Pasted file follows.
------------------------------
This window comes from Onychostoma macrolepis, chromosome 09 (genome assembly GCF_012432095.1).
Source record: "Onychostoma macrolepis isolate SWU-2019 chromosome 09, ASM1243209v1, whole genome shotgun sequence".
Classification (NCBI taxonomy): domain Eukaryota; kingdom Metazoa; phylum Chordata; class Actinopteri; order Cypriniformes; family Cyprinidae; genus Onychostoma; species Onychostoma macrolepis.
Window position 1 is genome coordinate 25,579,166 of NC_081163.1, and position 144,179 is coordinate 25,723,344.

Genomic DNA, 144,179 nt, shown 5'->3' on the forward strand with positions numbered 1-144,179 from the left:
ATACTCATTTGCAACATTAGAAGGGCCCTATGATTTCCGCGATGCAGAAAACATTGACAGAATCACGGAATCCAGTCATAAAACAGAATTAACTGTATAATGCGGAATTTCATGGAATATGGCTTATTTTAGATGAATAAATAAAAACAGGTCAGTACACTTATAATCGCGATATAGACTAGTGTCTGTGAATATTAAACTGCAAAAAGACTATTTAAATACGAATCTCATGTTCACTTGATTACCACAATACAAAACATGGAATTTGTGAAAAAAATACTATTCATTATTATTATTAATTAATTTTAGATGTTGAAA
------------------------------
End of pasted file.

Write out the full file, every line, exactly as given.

This window comes from Onychostoma macrolepis, chromosome 09 (genome assembly GCF_012432095.1).
Source record: "Onychostoma macrolepis isolate SWU-2019 chromosome 09, ASM1243209v1, whole genome shotgun sequence".
Classification (NCBI taxonomy): domain Eukaryota; kingdom Metazoa; phylum Chordata; class Actinopteri; order Cypriniformes; family Cyprinidae; genus Onychostoma; species Onychostoma macrolepis.
Window position 1 is genome coordinate 25,579,166 of NC_081163.1, and position 144,179 is coordinate 25,723,344.

Genomic DNA, 144,179 nt, shown 5'->3' on the forward strand with positions numbered 1-144,179 from the left:
ATACTCATTTGCAACATTAGAAGGGCCCTATGATTTCCGCGATGCAGAAAACATTGACAGAATCACGGAATCCAGTCATAAAACAGAATTAACTGTATAATGCGGAATTTCATGGAATATGGCTTATTTTAGATGAATAAATAAAAACAGGTCAGTACACTTATAATCGCGATATAGACTAGTGTCTGTGAATATTAAACTGCAAAAAGACTATTTAAATACGAATCTCATGTTCACTTGATTACCACAATACAAAACATGGAATTTGTGAAAAAAATACTATTCATTATTATTATTAATTAATTTTAGATGTTGAAA